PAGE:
Cerberus Capital, a well-known private equity fund, recently won a short trial in the Delaware Chancery Court allowing it to terminate its acquisition agreement with United Rentals and pay the $100 million termination fee set forth in the contract. The WSJ article spells out the details and the background well, referencing the actual parties and the negotiations backdrop. The critical item of analysis, missing from much of the commentary we’ve seen [link to WSJ law blog?], is an analysis of the points on which the opinion turns. (For simplicity, we’ll generally refer to all Cerberus defendants as Buyer and United Rentals as Target.)
Reviewing the actual opinion, here is the critical language relied on by Cerberus from Section 8.2(e), part of the termination provision:
In no event, whether or not this Agreement has been terminated pursuant to any provision hereof, shall [Buyer] … be subject to any liability in excess of the Parent Termination Fee for any or all losses or damages relating to or arising out of this Agreement or the transactions contemplated by this Agreement, including
breaches by [Buyer] of any representations, warranties, covenants or agreements contained in this Agreement, and in no event shall the [Target] seek equitable relief or seek to recover any money damages in excess of such amount from [Buyer] or any of their respective Representatives.
(NB: the opinion is available here: WSJ link.)
The language United Rentals suggested was controlling involved a specific performance provision (Section 9.10) of typical structure allowing for the seeking of injunctions to compel performance, but specifically exempting Section 8.2(e) from its purview (and Section 8.2(e) specifically notes that it supersedes 9.10).
The opinion first describes why the interpretations of the parties are both reasonable, eliminating the opportunity to resolve the case by summary judgment. Then, the opinion describes the extrinsic evidence about the shared intention of the parties, concluding essentially that the Buyer consistently rejected the specific performance remedy and that Target eventually acquiesced to edits that Buyer believed eliminated that remedy. The case might indeed be one that turns on procedure as much as anything else; Target had the burden of proving Buyer’s intent and was unable to meet that burden; the opinion notes that the matter is an “exceedingly close question” in some respects. Also, the use of the forthright negotiator principle indicates that openness in negotiations actually can be rewarded: since Buyer’s belief that the termination fee was Target’s only remedy was well-communicated to Target, Target’s failure to respond with its interpretation of the contract language during negotiations works against it during litigation.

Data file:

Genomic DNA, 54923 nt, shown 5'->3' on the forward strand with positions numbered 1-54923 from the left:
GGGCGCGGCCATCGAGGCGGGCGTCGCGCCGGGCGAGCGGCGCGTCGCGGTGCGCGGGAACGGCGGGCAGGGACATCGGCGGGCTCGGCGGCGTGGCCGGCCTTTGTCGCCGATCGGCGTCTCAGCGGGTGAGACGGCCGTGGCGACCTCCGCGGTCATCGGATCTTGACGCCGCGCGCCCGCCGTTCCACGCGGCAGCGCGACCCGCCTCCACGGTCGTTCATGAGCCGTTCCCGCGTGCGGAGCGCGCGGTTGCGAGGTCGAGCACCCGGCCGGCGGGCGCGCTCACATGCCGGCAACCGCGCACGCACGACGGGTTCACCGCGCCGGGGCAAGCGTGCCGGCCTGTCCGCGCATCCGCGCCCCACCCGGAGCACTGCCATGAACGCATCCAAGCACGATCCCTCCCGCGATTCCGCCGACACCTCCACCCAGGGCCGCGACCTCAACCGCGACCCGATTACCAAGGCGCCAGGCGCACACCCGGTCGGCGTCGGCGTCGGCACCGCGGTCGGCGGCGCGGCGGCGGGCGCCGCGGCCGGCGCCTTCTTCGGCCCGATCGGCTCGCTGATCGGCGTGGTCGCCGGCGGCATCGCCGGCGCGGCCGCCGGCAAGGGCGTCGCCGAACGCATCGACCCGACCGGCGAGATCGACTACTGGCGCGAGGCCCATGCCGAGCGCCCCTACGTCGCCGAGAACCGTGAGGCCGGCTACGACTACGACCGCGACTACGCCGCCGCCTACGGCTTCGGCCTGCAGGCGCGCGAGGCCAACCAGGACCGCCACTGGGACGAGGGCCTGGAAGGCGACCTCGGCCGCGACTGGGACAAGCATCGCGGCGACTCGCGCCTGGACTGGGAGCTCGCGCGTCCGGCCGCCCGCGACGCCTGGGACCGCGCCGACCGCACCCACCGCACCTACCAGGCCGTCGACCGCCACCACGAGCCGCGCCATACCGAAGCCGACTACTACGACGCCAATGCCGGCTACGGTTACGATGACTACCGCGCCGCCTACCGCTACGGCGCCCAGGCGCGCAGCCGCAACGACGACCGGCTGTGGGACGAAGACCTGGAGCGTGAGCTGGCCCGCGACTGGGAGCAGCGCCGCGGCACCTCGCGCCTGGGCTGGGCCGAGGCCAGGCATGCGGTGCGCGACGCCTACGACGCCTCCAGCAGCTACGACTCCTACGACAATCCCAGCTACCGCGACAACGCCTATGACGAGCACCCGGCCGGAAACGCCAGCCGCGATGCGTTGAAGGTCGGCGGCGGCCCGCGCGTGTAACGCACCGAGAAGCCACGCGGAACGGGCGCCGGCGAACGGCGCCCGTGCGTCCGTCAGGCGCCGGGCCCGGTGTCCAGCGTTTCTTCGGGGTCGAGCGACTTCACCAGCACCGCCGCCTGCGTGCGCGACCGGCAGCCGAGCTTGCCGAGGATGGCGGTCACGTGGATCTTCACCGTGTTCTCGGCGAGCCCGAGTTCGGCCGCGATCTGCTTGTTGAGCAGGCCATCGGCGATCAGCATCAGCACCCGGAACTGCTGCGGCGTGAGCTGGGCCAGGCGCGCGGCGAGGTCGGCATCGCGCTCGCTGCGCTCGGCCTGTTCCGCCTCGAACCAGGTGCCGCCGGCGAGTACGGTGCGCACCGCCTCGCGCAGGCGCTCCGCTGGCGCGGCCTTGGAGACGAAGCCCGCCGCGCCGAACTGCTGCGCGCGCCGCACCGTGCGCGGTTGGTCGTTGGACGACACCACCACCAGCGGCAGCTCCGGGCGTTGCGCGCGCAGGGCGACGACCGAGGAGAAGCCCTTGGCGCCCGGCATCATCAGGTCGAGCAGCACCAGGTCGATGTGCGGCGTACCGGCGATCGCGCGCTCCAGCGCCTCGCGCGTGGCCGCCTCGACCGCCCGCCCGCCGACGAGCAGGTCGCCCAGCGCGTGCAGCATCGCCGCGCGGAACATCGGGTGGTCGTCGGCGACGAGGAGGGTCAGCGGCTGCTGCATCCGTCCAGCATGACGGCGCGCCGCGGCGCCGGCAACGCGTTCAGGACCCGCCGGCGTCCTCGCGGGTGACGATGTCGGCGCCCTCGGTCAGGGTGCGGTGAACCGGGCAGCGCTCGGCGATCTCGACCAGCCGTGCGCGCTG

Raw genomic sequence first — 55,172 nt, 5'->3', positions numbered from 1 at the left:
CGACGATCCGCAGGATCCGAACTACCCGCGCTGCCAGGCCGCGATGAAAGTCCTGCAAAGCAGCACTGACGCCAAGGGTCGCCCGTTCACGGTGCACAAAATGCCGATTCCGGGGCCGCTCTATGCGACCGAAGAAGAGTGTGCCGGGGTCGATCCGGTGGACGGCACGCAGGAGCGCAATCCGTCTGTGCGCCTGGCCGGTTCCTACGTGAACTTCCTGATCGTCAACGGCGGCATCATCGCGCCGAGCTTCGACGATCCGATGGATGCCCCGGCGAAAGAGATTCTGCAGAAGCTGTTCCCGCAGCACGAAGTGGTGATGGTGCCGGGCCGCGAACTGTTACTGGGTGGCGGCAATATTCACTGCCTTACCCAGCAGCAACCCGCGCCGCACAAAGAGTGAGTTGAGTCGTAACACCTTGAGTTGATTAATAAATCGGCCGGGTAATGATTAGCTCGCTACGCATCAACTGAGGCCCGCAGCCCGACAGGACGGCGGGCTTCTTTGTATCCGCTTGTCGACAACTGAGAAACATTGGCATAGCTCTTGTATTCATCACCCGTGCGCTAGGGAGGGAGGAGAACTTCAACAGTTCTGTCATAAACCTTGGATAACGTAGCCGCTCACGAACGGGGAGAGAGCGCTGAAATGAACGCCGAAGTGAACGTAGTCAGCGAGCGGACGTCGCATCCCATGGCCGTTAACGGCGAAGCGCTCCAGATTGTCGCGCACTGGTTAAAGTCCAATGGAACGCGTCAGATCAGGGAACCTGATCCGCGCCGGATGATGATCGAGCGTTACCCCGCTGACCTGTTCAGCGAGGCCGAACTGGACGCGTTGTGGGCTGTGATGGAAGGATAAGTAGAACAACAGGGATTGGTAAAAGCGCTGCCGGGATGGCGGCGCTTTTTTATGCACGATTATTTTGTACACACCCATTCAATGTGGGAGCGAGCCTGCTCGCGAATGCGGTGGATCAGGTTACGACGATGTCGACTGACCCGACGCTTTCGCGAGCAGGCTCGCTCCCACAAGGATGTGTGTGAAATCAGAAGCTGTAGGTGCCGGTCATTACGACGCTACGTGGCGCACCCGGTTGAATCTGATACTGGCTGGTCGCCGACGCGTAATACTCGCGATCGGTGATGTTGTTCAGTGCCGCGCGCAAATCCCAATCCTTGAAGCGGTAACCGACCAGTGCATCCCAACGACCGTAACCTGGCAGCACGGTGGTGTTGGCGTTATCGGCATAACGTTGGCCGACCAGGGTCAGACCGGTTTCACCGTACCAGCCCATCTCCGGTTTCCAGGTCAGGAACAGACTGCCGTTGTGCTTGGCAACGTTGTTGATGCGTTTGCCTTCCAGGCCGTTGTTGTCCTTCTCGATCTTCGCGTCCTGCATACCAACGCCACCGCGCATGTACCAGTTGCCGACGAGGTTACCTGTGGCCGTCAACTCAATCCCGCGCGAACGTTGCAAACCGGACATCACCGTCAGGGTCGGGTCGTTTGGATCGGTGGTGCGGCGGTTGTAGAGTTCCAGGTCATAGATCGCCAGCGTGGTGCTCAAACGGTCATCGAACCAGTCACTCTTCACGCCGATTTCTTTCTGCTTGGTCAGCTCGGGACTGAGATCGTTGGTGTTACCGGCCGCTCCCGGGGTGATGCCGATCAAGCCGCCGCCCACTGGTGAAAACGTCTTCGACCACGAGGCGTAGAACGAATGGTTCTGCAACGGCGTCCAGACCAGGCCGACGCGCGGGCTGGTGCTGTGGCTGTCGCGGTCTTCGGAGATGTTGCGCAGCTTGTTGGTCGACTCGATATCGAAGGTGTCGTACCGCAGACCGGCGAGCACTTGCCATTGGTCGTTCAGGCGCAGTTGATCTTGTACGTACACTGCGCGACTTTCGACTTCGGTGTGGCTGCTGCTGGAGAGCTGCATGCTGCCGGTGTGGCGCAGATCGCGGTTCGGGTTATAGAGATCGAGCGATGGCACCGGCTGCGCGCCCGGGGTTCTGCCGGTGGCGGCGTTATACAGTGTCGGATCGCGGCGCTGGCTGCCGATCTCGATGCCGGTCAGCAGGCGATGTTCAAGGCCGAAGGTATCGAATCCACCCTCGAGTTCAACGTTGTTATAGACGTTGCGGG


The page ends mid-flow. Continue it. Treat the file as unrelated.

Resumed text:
The key point for business and lawyers to remember is that a party is captain of its offer; that is, the party making the offer to the other has the right to set whatever conditions it wants on the offer and acceptance (short of public policy violations). In other words, it’s perfectly reasonable for Cerberus to reject any specific performance remedy in the contract and, by extension, perfectly reasonable for United Rentals to reject a deal that allows Cerberus to walk away. Moving to a deeper level of analysis, the meaning of contracts is tied inextricably to the remedies afforded in the event of breach. Both risk and reward are equally linked in this
A wise deal champion, listening to experienced counsel, will strive to create deal structures that are either self-enforcing, such as dead-hand provisions operating to implement conditions subsequent or covenants, or are clear about what the downside looks like for both parties. Discussing risk during the negotiation of a contract is not weakness; it’s sophistication. Experienced deal participants know that deals break down in a variety of ways for a variety of reasons. Ignoring these possibilities to appear to be “positive” or “trusting” or “a team player” is foolish; only by harping on the negative do you eliminate those perceptions. It’s often been said, and often repeated by us, that good deal structures don’t require one party to trust the other; they make the deal support the development of trust between the parties by getting out of the way of that trust rather than relying on it.
In a later post, we’ll discuss this concept of proper structure in light of the actual costs of small-business litigation, the sort of < $250,000 claim that can arise in any number of businesses.
Also, the discussion that the deletion of the offending specific performance provision rather than the circuitous “subject to” language would have been less ambiguous reminds us to discuss the practical effects of simply working too much. We assume that Buyer’s counsel worked an incredible amount on this transaction and probably many others as well. More to follow.